We were a little unsure about visiting Assisi, hometown of Saint Francis and focal point for religious tourism. Would they even let us in? What would two heathens do all day in this super-Catholic town? Bolstered by A&J's recommendation and some other positive reports, we decided to make a go of it.
Assisi is a drive-able daytrip from Piobbico, over the mountains and into Umbria's Spoleto Valley. This was our first real experience with the Italian Autostrada, the national highway system. I gotta say, after winding our way back and forth on tiny mountain passes, it was pretty nice to open up and haul ass on some nice straight roads. Everything you've heard about Italians driving maniacally is true. We had to speed up to keep up.
We knew we'd made the right choice the first moment we spotted Assisi from the road. Carved into the Umbrian hillside, this fabulous medieval city does have its fair share of churchy sights, but it's also got cool castles with lots of nooks and crannies to explore. As with many Italian hilltowns, it's a little tricky to get your bearings, and it took us a while to find what we were looking for. But everyone knows that getting lost and wandering around is half the fun!
Our first stop was the Rocca Maggiore, the enormous 13th century fortress perched high atop the city. This place spoiled us for all future castle exploration! There is an entrance fee, but it's worth every penny. There are not one but TWO towers to climb, affording magnificent views of Umbria in all directions. The main fortress building has some marvelous displays of weapons, armor, and even a room re-enacting a famous medieval painting. (OK, I'll admit, those faceless mannequins were a little creepy.) Everything is well-labeled in English and several other languages. There's a really cool tunnel joining the fortress with the keep, which you can walk through and peek out the tiny windows, pretending you're a knight defending the castle from invading forces. Just watch your head; they were a lot shorter in those days! We also enjoyed the displays and photos from Calendimaggiore, a huge festival that takes place in May and looks like a cross between a Renaissance Faire and Burning Man. We just might have to come back for that!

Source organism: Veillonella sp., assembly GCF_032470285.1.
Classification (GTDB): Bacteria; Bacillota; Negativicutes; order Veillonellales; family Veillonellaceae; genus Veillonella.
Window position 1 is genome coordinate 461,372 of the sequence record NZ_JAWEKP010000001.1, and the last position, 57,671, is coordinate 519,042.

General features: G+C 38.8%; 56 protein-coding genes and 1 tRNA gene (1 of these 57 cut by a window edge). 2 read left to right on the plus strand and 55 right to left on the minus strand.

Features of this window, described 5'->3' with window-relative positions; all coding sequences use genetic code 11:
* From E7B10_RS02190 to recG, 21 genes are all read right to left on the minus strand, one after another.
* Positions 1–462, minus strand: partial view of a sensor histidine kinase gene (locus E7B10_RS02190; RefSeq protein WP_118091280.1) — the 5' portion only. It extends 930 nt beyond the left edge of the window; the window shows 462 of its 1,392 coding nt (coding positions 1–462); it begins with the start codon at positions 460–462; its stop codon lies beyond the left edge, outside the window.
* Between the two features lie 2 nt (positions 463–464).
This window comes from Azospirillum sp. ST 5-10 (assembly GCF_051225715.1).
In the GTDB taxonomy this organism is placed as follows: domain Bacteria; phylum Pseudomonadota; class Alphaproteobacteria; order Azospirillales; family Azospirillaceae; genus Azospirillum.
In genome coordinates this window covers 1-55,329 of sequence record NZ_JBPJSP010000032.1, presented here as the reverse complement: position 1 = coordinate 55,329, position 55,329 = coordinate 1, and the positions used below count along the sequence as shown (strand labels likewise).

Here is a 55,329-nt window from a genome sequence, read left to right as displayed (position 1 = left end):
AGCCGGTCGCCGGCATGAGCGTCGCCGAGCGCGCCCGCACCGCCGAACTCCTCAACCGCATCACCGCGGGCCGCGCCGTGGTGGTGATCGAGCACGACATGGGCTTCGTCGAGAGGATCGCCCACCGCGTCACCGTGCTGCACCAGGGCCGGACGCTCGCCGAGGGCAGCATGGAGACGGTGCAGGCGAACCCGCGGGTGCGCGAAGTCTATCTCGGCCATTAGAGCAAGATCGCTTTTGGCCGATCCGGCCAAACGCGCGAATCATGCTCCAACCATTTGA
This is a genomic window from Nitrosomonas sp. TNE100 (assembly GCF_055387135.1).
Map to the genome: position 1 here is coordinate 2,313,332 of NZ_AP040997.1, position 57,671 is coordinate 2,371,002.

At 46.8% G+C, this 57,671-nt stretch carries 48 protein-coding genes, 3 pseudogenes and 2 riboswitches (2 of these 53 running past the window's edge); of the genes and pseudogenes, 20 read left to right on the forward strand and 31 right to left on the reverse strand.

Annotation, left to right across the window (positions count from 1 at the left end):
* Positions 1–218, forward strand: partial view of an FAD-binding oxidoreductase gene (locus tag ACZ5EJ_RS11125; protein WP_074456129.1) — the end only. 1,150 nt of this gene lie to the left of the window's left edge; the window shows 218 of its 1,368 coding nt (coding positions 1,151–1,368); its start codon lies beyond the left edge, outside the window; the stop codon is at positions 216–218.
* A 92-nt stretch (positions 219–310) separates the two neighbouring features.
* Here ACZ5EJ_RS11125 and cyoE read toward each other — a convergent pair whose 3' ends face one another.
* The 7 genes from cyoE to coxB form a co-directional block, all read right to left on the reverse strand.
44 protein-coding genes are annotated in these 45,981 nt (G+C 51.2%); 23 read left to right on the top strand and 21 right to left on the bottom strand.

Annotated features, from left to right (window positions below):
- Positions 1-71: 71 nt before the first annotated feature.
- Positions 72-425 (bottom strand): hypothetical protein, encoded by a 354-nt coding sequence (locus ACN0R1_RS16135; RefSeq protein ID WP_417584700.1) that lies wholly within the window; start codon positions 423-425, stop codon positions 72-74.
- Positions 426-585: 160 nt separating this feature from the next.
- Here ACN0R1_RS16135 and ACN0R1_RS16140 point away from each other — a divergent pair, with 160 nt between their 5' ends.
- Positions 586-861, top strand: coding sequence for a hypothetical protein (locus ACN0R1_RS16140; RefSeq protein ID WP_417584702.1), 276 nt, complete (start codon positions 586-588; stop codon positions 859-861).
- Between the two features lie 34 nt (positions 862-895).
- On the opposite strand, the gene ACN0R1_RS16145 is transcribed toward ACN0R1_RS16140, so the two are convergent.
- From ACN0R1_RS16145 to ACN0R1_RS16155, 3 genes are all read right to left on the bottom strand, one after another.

The remainder of our Assisi explorations included wandering around the piazza in front of the Basilica di Santa Chiara, a peek inside the Duomo di San Rufino (with a somewhat surreal exhibit of JP2-inspired Pope-art), the Temple of Minerva, and of course a visit to the Basilica di San Francesco. As it happened, our visit coincided with the Feast of Saint Francis, so the catacombs beneath the lower church were packed with people streaming in to pay their respects to Assisi's patron saint. The air was thick with incense as pilgrims of all shapes and sizes lined up in hushed tones to circle the crypt containing the remains of Saint Francis. It was yet another occasion for some excellent people-watching. Tiny Italian nuns knelt and wept with outstretched hands. Familes with matching rosaries reverently touched a cornerstone and made the sign of the cross. An entire football team got their picture taken in front of the crypt. And somehow Mark and I made it out of there without being hit by lightning, which to my mind seemed the real miracle.
We emerged to find a stupendous sunset, followed by an enormous full moon rising over Assisi. Gorgeous. Who knew we'd have such a great time in this sacred city?
Alas, apparently we'd pushed our heathen luck a bit too far. As most of you already know, we returned to the agriturismo that night to find that our laptop had inexplicably died. I would've preferred a lightning hit! No matter, not even this technological catastrophe could marr an otherwise delightful day exploring Assisi. We highly recommend this town to anyone visiting Umbria, saints and sinners alike.
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